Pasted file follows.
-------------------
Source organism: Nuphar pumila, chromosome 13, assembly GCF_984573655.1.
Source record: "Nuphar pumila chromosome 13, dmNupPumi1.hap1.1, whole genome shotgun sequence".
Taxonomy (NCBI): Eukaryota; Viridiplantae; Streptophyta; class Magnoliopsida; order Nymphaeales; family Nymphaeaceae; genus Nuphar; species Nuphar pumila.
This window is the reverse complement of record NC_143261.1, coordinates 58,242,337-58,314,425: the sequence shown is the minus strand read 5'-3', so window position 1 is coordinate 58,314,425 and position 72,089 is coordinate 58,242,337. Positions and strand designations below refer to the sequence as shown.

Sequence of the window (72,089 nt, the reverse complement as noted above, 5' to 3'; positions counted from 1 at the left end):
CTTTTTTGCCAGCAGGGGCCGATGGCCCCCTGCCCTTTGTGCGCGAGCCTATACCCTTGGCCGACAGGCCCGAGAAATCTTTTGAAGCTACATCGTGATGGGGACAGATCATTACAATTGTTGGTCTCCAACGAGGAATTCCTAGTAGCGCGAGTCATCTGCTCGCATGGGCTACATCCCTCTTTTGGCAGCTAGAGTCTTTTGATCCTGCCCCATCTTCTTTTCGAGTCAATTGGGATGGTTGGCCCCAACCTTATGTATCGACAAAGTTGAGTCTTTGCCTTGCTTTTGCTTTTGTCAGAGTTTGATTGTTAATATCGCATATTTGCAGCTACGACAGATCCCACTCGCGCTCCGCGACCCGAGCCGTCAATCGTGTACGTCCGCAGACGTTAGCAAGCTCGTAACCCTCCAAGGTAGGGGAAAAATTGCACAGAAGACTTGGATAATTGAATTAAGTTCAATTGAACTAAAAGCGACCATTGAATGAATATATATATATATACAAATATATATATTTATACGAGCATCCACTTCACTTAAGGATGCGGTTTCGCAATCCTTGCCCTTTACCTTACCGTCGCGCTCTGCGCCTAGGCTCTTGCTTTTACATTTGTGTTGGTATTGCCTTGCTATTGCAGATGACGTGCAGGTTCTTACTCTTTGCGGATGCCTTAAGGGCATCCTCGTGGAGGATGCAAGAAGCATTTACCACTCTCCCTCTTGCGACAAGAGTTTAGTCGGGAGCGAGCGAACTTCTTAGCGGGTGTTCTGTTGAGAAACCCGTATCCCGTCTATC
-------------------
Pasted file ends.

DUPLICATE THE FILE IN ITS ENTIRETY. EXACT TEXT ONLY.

Source organism: Nuphar pumila, chromosome 13, assembly GCF_984573655.1.
Source record: "Nuphar pumila chromosome 13, dmNupPumi1.hap1.1, whole genome shotgun sequence".
Taxonomy (NCBI): Eukaryota; Viridiplantae; Streptophyta; class Magnoliopsida; order Nymphaeales; family Nymphaeaceae; genus Nuphar; species Nuphar pumila.
This window is the reverse complement of record NC_143261.1, coordinates 58,242,337-58,314,425: the sequence shown is the minus strand read 5'-3', so window position 1 is coordinate 58,314,425 and position 72,089 is coordinate 58,242,337. Positions and strand designations below refer to the sequence as shown.

Sequence of the window (72,089 nt, the reverse complement as noted above, 5' to 3'; positions counted from 1 at the left end):
CTTTTTTGCCAGCAGGGGCCGATGGCCCCCTGCCCTTTGTGCGCGAGCCTATACCCTTGGCCGACAGGCCCGAGAAATCTTTTGAAGCTACATCGTGATGGGGACAGATCATTACAATTGTTGGTCTCCAACGAGGAATTCCTAGTAGCGCGAGTCATCTGCTCGCATGGGCTACATCCCTCTTTTGGCAGCTAGAGTCTTTTGATCCTGCCCCATCTTCTTTTCGAGTCAATTGGGATGGTTGGCCCCAACCTTATGTATCGACAAAGTTGAGTCTTTGCCTTGCTTTTGCTTTTGTCAGAGTTTGATTGTTAATATCGCATATTTGCAGCTACGACAGATCCCACTCGCGCTCCGCGACCCGAGCCGTCAATCGTGTACGTCCGCAGACGTTAGCAAGCTCGTAACCCTCCAAGGTAGGGGAAAAATTGCACAGAAGACTTGGATAATTGAATTAAGTTCAATTGAACTAAAAGCGACCATTGAATGAATATATATATATATACAAATATATATATTTATACGAGCATCCACTTCACTTAAGGATGCGGTTTCGCAATCCTTGCCCTTTACCTTACCGTCGCGCTCTGCGCCTAGGCTCTTGCTTTTACATTTGTGTTGGTATTGCCTTGCTATTGCAGATGACGTGCAGGTTCTTACTCTTTGCGGATGCCTTAAGGGCATCCTCGTGGAGGATGCAAGAAGCATTTACCACTCTCCCTCTTGCGACAAGAGTTTAGTCGGGAGCGAGCGAACTTCTTAGCGGGTGTTCTGTTGAGAAACCCGTATCCCGTCTATC